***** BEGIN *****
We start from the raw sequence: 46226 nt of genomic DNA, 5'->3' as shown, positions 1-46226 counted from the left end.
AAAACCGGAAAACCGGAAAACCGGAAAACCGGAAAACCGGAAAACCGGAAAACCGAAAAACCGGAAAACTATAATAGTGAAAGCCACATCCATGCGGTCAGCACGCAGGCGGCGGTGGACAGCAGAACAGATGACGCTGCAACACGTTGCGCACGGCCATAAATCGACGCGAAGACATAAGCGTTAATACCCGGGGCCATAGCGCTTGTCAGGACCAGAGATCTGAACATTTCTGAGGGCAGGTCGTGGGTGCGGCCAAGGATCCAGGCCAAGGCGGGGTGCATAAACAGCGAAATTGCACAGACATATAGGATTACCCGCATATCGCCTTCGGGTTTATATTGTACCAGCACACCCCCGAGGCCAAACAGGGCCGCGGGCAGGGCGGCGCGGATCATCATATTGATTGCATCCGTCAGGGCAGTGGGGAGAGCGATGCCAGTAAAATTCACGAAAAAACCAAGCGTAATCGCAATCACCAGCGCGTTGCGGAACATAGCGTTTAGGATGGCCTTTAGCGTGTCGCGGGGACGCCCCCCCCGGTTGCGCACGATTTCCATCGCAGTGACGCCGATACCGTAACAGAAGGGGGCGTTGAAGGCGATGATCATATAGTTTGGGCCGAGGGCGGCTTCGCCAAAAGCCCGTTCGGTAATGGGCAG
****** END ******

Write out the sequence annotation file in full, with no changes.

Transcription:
We start from the raw sequence: 46226 nt of genomic DNA, 5'->3' as shown, positions 1-46226 counted from the left end.
AAAACCGGAAAACCGGAAAACCGGAAAACCGGAAAACCGGAAAACCGGAAAACCGAAAAACCGGAAAACTATAATAGTGAAAGCCACATCCATGCGGTCAGCACGCAGGCGGCGGTGGACAGCAGAACAGATGACGCTGCAACACGTTGCGCACGGCCATAAATCGACGCGAAGACATAAGCGTTAATACCCGGGGCCATAGCGCTTGTCAGGACCAGAGATCTGAACATTTCTGAGGGCAGGTCGTGGGTGCGGCCAAGGATCCAGGCCAAGGCGGGGTGCATAAACAGCGAAATTGCACAGACATATAGGATTACCCGCATATCGCCTTCGGGTTTATATTGTACCAGCACACCCCCGAGGCCAAACAGGGCCGCGGGCAGGGCGGCGCGGATCATCATATTGATTGCATCCGTCAGGGCAGTGGGGAGAGCGATGCCAGTAAAATTCACGAAAAAACCAAGCGTAATCGCAATCACCAGCGCGTTGCGGAACATAGCGTTTAGGATGGCCTTTAGCGTGTCGCGGGGACGCCCCCCCCGGTTGCGCACGATTTCCATCGCAGTGACGCCGATACCGTAACAGAAGGGGGCGTTGAAGGCGATGATCATATAGTTTGGGCCGAGGGCGGCTTCGCCAAAAGCCCGTTCGGTAATGGGCAG